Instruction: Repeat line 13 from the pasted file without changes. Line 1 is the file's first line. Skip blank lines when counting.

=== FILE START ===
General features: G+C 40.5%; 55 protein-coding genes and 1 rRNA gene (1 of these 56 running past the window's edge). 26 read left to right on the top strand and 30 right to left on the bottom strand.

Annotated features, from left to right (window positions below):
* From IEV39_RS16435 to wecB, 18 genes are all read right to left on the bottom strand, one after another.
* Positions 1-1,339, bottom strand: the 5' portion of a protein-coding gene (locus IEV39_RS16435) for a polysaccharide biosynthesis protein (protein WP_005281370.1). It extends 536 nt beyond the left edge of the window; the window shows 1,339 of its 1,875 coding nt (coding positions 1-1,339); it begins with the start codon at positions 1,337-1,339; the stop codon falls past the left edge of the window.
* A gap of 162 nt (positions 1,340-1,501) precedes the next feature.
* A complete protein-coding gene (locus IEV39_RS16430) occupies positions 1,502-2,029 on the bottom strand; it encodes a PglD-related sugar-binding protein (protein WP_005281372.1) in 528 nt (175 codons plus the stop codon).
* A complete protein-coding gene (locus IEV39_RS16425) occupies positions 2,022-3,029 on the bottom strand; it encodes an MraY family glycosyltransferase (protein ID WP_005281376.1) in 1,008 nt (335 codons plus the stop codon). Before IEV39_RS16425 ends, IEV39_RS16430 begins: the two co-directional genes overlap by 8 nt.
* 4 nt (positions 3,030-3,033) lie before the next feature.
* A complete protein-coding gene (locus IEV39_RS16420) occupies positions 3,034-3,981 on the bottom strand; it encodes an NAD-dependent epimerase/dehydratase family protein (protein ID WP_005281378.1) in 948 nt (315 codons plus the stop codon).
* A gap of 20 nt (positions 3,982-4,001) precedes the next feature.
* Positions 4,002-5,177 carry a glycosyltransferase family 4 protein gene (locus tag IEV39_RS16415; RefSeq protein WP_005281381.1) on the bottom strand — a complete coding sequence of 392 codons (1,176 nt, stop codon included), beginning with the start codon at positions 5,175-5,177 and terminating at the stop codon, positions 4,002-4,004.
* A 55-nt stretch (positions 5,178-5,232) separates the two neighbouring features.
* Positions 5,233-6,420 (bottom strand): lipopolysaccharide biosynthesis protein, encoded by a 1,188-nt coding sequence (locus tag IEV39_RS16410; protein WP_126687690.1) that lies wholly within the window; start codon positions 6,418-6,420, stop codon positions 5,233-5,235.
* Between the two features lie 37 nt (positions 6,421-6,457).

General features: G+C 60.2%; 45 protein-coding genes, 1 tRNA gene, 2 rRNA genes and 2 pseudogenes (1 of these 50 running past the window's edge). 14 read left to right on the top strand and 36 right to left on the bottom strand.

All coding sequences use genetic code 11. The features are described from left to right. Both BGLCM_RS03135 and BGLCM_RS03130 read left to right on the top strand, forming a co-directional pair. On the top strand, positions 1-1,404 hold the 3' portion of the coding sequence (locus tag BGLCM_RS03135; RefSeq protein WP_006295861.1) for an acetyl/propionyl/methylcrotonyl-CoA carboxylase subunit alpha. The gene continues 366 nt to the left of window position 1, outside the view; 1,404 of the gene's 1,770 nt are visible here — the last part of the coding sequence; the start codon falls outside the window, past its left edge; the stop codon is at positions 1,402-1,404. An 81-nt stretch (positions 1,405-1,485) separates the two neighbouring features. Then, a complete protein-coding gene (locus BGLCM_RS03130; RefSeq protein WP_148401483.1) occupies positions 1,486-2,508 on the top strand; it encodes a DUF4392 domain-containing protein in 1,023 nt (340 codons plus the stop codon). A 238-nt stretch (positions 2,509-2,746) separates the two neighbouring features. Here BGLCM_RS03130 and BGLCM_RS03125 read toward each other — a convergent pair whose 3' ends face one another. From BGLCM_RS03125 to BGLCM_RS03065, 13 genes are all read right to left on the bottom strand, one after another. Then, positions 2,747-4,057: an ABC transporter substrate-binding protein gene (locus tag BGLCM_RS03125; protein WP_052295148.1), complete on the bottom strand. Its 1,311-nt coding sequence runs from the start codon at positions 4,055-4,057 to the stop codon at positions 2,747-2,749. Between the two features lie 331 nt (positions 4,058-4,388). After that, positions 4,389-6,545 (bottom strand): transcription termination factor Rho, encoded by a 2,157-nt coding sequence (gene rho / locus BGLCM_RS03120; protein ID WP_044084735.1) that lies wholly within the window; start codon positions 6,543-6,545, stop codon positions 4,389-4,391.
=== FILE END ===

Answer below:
* Positions 5,233-6,420 (bottom strand): lipopolysaccharide biosynthesis protein, encoded by a 1,188-nt coding sequence (locus tag IEV39_RS16410; protein WP_126687690.1) that lies wholly within the window; start codon positions 6,418-6,420, stop codon positions 5,233-5,235.